Nemaska Lithium is developing lithium operations in Canada including the Whabouchi lithium mine in Québec to produce a spodumene concentrate, and an electrochemical processing plant in Shawinigan to process that concentrate into 37.0ktpy lithium hydroxide. As announced in February 2019, however, following 8 months of construction, Nemaska required an additional C$375M (US$284M) in funds to complete construction of the project. This capital cost inflation was due, in part, to higher than anticipated construction costs and a requirement to improve the specification of the steel used within the processing plant. This revised capital budget has been confirmed by Nemaska’s latest technical report, which outlines that the capital cost for the project now stands at C$1,269M (US$960M) including contingency.
This is the latest in a series of capex increases for the project. Between the publication of the project’s initial preliminary economic assessment (PEA) for an integrated operation in 2012 and the February 2018 feasibility study (FS), the capital cost for the Whabouchi mine doubled from C$163M (US$123M) to C$333M (US$252M), albeit with an approximate 10% increase in lithium output. Meanwhile, the Shawinigan spodumene refining facility’s capital budget rose from C$277M (US$210M) to C$541M (US$409M), with C$231M (US$175M) of that gain occurring between 2016 and the 2018 FS. The latest release puts the capital cost for the two parts at C$448M (US$339M) for the mine and C$821M (US$621M) for the plant, an increase of 35% and 52% respectively since the 2018 FS.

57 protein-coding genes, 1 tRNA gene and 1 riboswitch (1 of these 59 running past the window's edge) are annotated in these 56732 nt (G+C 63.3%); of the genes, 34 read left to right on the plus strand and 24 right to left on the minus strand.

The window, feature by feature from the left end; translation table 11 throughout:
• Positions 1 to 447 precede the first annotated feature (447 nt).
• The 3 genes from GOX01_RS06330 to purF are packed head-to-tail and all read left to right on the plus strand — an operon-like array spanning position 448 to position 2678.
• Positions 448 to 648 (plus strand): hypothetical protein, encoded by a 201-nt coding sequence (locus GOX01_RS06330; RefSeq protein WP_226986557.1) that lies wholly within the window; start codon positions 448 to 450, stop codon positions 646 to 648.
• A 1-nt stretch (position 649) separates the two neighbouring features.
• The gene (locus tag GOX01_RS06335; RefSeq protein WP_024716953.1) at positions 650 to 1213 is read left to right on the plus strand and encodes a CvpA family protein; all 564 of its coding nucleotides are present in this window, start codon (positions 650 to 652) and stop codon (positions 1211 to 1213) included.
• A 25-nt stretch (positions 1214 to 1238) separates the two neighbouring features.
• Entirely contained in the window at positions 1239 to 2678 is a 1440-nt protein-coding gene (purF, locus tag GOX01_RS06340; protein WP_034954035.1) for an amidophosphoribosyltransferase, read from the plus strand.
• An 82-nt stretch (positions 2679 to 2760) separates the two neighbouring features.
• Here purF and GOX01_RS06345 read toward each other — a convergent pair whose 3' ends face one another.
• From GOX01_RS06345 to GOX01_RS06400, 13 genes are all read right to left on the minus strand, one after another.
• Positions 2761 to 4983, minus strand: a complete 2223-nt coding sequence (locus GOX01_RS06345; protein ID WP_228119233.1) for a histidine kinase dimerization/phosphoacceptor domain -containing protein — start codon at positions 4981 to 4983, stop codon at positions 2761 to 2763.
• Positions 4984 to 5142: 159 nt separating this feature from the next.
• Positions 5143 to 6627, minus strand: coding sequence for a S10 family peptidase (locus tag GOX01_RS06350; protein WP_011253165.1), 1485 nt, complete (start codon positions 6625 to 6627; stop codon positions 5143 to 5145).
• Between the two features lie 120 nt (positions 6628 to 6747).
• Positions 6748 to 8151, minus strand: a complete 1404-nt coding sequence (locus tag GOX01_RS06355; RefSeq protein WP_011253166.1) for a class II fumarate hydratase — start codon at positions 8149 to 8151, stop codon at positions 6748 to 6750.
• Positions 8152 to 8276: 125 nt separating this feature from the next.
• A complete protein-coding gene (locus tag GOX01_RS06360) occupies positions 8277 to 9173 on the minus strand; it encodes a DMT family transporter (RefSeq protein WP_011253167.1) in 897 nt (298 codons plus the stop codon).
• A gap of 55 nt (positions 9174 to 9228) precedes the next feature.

In recent years, this trend of project capex inflation has been a common theme within the lithium sector. This shouldn’t be surprising due to the processing design complexity involved in producing a high-specification chemical product (such as battery-grade lithium carbonate or hydroxide), the often unique characteristics of individual projects and the general industry-wide lack of experience in lithium project development (prior to the lithium-ion battery revolution).
Furthermore, Nemaska’s example particularly highlights the technical risk involved in utilising proprietary processing technologies, and the hidden costs that can be unearthed as additional engineering studies and construction are undertaken. This outlines the importance of detailed and extensive engineering work on new lithium projects, and particularly the value in building and operating a pilot plant before financing and construction begin. Ultimately, capital cost increases during the construction phase can lead to parties having to raise additional finance to finish construction (as Nemaska has done), which often comes at the detriment of the company and its investors.
Roskill’s NEW Lithium Market Outlook to 2028 report and NEW Greenfield Battery Raw Material Projects for the 2020s were published in June/July 2019.